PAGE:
I also had a car conversation during my stay in Ghana about professors and how you recognise a good one. People were impressed with a certain professor in Ghana because he could give clear examples and he could explain things in an easy way, which makes complex things easy to understand.
Here it the anecdote excerpt:
Expertise is more than simply possessing a skill. Summarized from Klein:
Patterns: with experience experts can discern patterns that are invisible to novices. They have a good sense of what’s typical and can therefore detect the extraordinary.
Anomalies: experts are surprised when a key event is absent while novices don’t know what is supposed to happen and therefore don’t pick up on the anomaly.
The way things work: experts have mental models of how things work—how teams are supposed to work, equipment is supposed to function, power and politics is normally wielded.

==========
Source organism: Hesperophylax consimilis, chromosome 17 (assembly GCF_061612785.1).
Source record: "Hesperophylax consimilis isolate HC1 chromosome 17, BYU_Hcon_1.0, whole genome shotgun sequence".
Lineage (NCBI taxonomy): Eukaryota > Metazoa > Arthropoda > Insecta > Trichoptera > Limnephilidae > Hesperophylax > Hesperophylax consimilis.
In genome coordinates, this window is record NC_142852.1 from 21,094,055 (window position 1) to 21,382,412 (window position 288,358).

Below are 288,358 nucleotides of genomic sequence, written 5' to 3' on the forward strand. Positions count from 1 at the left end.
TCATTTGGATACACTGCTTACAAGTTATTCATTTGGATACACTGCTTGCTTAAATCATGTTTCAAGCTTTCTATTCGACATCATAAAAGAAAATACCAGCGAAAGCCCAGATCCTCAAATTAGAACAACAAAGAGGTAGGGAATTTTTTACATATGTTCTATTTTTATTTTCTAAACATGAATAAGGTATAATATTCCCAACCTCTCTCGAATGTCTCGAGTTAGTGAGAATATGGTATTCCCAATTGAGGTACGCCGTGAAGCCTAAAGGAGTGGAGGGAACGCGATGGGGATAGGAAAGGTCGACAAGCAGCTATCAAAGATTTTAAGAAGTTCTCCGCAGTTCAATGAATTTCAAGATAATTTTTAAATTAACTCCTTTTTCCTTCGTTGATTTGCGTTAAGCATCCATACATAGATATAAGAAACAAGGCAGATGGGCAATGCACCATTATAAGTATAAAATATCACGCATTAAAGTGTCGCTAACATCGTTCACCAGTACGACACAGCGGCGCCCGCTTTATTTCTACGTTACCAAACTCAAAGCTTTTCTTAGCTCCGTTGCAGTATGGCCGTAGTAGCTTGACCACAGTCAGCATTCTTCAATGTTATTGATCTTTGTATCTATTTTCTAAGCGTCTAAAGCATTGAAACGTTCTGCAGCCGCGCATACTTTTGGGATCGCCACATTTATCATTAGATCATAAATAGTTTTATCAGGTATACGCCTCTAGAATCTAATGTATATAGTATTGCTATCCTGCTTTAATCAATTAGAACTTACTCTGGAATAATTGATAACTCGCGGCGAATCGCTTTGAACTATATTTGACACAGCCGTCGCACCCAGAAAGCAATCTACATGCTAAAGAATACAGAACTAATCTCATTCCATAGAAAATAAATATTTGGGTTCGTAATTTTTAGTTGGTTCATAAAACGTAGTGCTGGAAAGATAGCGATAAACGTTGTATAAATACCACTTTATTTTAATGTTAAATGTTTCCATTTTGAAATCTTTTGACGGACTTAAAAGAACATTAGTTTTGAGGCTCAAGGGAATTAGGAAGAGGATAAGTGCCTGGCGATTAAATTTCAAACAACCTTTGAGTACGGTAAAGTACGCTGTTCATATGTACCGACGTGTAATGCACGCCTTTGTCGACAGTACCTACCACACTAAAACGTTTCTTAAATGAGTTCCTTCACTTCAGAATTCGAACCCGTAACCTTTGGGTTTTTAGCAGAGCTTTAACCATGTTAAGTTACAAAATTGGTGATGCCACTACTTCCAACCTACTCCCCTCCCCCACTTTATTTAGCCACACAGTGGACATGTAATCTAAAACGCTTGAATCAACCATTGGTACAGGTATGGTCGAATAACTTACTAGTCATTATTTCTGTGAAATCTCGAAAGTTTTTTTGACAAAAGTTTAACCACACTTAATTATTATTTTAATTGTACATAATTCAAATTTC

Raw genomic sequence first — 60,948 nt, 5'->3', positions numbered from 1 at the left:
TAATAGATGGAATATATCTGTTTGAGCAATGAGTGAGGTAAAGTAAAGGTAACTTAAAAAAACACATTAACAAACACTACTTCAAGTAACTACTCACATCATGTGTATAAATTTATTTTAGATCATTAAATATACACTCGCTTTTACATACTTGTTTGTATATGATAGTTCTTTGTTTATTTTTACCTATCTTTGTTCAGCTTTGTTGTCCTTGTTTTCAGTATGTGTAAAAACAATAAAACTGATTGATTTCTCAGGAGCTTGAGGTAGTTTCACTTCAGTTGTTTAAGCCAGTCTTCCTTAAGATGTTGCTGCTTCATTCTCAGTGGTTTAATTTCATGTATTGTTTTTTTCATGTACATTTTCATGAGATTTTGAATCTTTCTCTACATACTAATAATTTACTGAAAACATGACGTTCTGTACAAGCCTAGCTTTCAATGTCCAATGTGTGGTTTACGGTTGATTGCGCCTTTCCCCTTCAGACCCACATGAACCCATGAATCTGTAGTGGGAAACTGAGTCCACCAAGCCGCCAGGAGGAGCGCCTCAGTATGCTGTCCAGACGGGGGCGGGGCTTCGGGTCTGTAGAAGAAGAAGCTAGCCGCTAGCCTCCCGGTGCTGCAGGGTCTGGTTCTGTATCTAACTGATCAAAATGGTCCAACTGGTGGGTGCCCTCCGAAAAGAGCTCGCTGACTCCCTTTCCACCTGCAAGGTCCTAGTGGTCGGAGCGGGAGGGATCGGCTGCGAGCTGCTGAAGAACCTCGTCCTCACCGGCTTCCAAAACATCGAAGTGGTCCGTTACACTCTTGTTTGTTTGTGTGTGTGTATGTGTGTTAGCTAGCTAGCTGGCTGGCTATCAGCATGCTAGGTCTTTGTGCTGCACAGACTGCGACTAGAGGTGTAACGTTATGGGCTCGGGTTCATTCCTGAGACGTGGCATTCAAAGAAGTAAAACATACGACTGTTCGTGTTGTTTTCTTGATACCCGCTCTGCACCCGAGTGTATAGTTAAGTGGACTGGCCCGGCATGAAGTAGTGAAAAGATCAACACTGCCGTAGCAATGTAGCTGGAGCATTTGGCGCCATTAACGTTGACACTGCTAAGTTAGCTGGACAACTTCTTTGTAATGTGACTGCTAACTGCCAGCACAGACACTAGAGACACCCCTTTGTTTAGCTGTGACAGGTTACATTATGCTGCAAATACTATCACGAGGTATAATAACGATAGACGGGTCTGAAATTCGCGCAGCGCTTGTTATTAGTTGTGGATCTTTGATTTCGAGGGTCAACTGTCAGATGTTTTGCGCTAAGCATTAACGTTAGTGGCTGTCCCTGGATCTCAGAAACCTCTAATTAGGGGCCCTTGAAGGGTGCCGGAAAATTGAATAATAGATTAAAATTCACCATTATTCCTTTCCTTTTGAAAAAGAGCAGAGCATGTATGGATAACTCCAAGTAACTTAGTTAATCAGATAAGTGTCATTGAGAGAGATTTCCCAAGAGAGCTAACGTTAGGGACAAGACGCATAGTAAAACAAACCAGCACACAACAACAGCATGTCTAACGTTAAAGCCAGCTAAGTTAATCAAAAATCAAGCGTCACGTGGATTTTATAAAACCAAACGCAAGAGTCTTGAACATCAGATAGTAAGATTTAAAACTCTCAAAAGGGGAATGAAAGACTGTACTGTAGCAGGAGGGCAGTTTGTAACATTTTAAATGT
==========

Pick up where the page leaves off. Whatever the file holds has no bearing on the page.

Opportunities and improvisations: Experts can imagine possibilities that contradict the prevailing viewpoint and data. They can also apply patterns from one context to a new situation creating new approaches and techniques.
Past and future: experts can predict what might happen in the future. Just ask a grade 5 teacher about what the kids will be like at the beginning and the end of the year.
Fine discriminations: experts can see differences which remain invisible to novices. Just think of expert wine tasters.
Self aware: experts are aware of their own thought processes.
Decision makers: experts can make decisions under time pressure.
I wonder if being able to distinguish between the larger picture, what's important and details shouldn't be part of expertise as well? (would that be number 6?)
And also being able to act by intuition without having to think first (and then being able to reason later why it was a good/bad move)?